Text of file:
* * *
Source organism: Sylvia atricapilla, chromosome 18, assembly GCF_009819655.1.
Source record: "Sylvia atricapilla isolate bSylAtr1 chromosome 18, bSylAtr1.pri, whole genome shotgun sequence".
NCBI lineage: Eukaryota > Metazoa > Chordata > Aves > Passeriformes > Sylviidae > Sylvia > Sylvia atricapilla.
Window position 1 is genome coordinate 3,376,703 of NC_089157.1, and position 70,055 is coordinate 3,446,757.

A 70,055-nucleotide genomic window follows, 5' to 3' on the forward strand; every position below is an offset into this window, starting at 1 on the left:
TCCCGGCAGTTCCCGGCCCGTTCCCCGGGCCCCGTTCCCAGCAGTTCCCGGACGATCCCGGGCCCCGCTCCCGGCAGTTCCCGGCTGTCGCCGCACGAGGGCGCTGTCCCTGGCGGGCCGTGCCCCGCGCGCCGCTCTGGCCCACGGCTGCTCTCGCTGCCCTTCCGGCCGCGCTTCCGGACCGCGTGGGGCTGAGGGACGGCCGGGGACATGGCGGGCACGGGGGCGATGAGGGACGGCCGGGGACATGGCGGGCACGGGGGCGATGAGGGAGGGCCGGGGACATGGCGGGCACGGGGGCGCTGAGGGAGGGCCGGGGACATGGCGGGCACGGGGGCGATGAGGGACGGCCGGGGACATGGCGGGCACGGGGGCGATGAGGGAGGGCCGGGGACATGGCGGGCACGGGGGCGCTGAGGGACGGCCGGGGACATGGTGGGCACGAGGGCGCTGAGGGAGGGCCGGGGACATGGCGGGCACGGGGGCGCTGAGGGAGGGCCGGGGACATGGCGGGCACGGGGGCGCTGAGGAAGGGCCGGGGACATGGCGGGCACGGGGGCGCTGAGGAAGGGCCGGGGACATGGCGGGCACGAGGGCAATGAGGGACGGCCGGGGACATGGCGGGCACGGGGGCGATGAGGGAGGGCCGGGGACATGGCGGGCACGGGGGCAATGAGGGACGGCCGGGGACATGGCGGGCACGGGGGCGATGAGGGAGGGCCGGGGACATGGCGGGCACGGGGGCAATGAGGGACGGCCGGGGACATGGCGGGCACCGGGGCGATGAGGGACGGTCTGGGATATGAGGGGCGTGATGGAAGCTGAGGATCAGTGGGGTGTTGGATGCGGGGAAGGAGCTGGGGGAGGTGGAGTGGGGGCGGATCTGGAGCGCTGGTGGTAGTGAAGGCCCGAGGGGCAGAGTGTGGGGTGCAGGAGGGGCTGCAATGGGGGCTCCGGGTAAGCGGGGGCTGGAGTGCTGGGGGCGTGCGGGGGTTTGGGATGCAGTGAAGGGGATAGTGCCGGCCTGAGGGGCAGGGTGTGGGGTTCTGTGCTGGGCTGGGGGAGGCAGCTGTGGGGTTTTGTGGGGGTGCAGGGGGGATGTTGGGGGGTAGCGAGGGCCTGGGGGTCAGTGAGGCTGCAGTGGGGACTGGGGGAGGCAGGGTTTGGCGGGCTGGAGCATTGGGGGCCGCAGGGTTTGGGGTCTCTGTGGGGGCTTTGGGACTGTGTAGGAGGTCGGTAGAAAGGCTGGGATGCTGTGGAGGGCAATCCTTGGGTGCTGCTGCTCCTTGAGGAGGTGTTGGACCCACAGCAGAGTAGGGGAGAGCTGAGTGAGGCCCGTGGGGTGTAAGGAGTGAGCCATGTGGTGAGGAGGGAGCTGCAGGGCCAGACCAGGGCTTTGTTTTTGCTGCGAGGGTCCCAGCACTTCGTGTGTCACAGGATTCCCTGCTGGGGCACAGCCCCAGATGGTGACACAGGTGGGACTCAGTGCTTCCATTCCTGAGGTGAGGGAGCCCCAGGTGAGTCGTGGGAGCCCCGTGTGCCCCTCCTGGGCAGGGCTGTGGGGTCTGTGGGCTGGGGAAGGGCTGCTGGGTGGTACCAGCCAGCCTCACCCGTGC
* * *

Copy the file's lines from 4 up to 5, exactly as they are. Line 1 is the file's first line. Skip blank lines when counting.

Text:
Window position 1 is genome coordinate 3,376,703 of NC_089157.1, and position 70,055 is coordinate 3,446,757.

A 70,055-nucleotide genomic window follows, 5' to 3' on the forward strand; every position below is an offset into this window, starting at 1 on the left: